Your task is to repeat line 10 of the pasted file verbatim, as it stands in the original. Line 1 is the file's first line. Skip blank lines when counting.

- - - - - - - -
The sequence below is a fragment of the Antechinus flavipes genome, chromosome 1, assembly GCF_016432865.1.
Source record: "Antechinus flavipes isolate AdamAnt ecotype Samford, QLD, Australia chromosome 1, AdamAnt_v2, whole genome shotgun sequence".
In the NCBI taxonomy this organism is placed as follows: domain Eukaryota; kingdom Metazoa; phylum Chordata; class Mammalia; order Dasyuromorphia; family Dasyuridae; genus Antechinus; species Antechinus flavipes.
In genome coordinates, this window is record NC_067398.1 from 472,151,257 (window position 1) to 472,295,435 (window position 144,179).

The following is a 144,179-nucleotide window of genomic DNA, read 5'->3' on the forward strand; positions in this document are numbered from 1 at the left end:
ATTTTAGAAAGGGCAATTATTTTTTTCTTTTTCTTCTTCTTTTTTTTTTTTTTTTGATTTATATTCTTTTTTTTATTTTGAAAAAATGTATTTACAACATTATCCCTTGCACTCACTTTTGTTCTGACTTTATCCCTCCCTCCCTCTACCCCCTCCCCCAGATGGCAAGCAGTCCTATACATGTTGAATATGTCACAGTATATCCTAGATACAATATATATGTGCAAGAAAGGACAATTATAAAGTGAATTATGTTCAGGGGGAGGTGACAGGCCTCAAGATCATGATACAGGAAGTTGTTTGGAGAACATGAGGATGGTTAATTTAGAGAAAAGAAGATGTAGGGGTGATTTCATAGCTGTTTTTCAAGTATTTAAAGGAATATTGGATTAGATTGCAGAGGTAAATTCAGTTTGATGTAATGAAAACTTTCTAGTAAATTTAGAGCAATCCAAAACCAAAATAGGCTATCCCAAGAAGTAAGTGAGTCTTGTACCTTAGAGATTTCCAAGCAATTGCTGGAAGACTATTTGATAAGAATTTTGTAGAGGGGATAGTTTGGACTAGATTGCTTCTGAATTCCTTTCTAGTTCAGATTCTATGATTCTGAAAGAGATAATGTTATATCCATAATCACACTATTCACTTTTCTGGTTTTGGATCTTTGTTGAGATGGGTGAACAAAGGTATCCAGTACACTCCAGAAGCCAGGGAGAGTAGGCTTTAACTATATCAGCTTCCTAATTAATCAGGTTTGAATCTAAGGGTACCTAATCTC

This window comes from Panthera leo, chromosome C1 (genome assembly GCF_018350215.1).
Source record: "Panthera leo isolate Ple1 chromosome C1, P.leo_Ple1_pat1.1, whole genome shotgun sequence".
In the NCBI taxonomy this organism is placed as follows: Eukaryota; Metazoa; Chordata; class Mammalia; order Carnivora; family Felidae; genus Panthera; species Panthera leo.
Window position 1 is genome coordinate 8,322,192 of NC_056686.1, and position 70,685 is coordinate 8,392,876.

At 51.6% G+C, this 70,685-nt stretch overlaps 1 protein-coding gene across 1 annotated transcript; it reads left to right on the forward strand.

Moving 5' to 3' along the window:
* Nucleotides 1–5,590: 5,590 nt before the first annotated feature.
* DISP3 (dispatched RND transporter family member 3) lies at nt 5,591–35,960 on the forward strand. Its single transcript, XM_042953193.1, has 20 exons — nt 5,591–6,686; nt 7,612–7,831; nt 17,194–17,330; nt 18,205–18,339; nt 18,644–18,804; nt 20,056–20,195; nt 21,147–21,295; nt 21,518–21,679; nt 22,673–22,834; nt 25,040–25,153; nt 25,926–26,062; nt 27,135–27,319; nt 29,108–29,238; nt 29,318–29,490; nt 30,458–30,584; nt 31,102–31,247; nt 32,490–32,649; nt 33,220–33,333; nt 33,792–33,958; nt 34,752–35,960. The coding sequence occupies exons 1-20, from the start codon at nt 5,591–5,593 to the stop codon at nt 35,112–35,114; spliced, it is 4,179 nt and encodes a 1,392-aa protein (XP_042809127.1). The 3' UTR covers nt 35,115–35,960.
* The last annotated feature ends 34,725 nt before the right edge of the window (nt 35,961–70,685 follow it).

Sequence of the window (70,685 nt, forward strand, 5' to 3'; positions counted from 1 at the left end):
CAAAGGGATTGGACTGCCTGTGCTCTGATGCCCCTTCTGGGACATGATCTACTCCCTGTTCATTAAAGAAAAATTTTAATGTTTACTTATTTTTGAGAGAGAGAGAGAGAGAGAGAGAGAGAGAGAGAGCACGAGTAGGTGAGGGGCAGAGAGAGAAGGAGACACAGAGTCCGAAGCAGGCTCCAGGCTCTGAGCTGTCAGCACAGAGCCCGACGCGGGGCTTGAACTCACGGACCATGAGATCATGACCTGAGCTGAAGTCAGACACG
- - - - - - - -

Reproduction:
Window position 1 is genome coordinate 8,322,192 of NC_056686.1, and position 70,685 is coordinate 8,392,876.